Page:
Instances of this nearly flawless integration of outside resources continued after the first championship and led directly to another Cup three seasons later.
The maneuvering that was required of Bowman to snag Brandon Saad with the 43rd pick at the 2010 draft would require a flow chart of some kind, but the evidence is strong that the manager knew the guy that he wanted and made moves to make it happen.
Like Hossa and Leddy before him, Saad already played a style that suited Chicago. They didn't need him to be anything more than he actually was and didn't expect him to suit up and play like the top-10 pick that he was projected as a year prior to the 2010 draft.
Bowman likes hockey IQ, and he likes hustle.
Saad had both, and he was a central member of the rebuild-on-the-fly that the 'Hawks underwent following the 2010 title.
It's okay to chuckle about the Brian Campbell offload as well.
How Bowman managed to convince the Florida Panthers to take on Campbell and his ridiculous contract will never be known, but he did. That is an underrated move that still has repercussions.
Cap space is a valuable commodity, and Bowman cleared more than $7 million off the books in one swoop. Campbell would still be on the ledger for the contract and Chicago might not be able to keep all the players that they've re-signed over the last few seasons without the veteran playing in Florida.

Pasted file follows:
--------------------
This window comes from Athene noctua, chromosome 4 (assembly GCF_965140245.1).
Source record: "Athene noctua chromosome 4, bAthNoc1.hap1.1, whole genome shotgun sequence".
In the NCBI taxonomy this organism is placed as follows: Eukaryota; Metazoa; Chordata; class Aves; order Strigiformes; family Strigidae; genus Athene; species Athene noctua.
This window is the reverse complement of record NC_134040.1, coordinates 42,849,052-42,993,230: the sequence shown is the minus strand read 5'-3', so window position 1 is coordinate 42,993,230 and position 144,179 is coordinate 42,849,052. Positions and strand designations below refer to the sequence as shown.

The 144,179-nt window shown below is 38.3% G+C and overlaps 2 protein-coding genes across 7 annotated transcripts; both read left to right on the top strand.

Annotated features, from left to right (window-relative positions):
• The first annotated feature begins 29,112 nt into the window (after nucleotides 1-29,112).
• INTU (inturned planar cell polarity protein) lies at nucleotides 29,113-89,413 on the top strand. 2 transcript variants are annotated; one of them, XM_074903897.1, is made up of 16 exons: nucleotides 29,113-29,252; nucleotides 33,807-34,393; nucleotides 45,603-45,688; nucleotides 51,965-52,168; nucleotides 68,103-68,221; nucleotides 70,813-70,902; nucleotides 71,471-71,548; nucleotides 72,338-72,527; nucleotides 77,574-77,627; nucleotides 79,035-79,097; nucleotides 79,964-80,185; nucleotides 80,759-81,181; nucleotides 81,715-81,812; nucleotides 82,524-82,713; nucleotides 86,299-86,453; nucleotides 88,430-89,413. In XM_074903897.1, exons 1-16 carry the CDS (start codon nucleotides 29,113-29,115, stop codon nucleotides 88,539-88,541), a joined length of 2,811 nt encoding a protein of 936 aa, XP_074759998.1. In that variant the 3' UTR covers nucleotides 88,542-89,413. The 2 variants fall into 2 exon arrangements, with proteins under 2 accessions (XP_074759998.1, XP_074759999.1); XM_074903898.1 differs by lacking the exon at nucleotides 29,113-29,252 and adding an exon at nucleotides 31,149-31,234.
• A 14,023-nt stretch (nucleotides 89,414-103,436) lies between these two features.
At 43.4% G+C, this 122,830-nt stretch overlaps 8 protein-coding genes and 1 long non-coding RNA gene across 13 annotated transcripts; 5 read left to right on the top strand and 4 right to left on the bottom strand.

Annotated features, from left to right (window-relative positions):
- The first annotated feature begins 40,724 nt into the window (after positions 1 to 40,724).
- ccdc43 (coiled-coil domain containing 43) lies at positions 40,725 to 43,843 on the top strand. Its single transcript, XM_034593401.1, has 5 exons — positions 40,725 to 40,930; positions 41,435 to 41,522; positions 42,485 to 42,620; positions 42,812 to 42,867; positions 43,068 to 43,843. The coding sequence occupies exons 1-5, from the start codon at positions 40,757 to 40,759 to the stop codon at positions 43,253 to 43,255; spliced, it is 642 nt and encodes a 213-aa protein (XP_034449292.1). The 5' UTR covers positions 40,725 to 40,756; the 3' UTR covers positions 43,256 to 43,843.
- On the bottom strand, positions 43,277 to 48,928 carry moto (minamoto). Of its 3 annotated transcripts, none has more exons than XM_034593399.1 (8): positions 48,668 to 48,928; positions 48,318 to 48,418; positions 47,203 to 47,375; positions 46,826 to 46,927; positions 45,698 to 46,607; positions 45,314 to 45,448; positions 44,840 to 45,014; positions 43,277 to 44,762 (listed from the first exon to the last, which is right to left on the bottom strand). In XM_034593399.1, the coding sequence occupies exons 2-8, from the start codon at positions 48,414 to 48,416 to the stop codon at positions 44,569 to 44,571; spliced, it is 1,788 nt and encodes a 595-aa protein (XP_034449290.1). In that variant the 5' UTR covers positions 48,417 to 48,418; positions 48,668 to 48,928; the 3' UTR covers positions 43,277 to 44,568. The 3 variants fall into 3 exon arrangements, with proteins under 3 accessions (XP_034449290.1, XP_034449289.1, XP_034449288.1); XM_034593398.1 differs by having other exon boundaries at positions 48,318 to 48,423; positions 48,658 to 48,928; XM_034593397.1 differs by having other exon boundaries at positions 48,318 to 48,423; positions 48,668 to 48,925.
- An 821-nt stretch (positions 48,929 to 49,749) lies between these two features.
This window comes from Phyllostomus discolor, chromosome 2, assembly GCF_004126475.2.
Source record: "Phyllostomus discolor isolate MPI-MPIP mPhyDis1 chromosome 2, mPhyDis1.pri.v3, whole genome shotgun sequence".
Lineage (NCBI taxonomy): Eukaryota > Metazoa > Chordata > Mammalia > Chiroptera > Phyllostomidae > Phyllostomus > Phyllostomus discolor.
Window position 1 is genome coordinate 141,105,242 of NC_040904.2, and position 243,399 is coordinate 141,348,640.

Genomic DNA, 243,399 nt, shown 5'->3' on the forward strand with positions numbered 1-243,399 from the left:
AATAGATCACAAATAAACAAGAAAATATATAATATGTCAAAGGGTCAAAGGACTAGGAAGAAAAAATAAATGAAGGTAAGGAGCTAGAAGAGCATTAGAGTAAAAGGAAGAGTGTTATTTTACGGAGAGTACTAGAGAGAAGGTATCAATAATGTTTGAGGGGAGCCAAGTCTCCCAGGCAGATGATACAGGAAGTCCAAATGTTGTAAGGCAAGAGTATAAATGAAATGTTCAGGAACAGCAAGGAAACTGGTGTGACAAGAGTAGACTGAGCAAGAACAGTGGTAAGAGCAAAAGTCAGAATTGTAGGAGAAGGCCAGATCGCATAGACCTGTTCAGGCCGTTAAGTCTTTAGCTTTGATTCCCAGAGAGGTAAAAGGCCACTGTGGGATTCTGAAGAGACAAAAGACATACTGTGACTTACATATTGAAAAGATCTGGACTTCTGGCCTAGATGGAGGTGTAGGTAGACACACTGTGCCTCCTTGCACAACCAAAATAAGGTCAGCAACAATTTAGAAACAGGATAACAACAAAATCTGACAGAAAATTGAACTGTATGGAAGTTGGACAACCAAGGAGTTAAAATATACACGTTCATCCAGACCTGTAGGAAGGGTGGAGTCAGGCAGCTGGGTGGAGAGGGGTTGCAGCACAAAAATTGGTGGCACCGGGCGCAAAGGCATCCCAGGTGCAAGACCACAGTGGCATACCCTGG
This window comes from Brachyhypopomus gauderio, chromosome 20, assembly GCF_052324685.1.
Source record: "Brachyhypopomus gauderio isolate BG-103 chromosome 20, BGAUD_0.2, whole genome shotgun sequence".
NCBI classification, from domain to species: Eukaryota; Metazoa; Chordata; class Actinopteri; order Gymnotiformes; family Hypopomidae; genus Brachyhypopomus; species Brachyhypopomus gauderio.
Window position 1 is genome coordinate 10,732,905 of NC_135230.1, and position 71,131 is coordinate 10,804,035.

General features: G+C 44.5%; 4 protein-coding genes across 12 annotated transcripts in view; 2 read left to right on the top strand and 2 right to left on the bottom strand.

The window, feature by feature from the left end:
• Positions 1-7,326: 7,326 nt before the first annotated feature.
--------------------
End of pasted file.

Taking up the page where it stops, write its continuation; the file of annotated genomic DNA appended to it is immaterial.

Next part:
Bowman's killer instinct kicked in again on February 27, 2012.
Johnny Oduya was brought in for a second and a third round selection in the 2013 draft. The defenseman had been a focal point on the Ilya Kovalchuk deal in 2010, and for whatever reason, the Winnipeg Jets deemed him tradeable after he played one full season for the franchise.
It's not too tough to see the trend here. Bowman is a master when it comes to moving maybes for sure things. He knows his team in and out, knows where the holes are and picks over the market like a vulture.
He's not looking for a home run trade or big-time free agent signing. Ever. Bowman doesn't need those. He has Kane, Toews, Keith and Seabrook. He just needs the complementary pieces to push the 'Hawks over the edge.
Another prime example is the trade that brought Michal Handzus to Chicago.
A fourth-round pick was all that Bowman had to give up to bring the faceoff specialist to the 'Hawks.
Bowman's record of successful wheeling and dealing is long, and CommitedIndians.com has an outstanding list of every move that he's made as Chicago's GM. While there are only a handful of examples presented here, there are more trades that have gone off wonderfully for the 'Hawks.
The story and the outcome is the same for Bowman and Chicago though.
He knows his core, knows his guys and knows who he needs to bring in to complement them. He's ruthless in his pursuit of even the most low-key upgrades (Handzus, Michael Frolik, Ray Emery) and somehow almost always to come out ahead.
It's not difficult to see that Chicago is built from the ground up on a foundation of drafted players. It's impossible to ignore the impact that Bowman's deft trades and signings have had on the fortunes of this franchise though.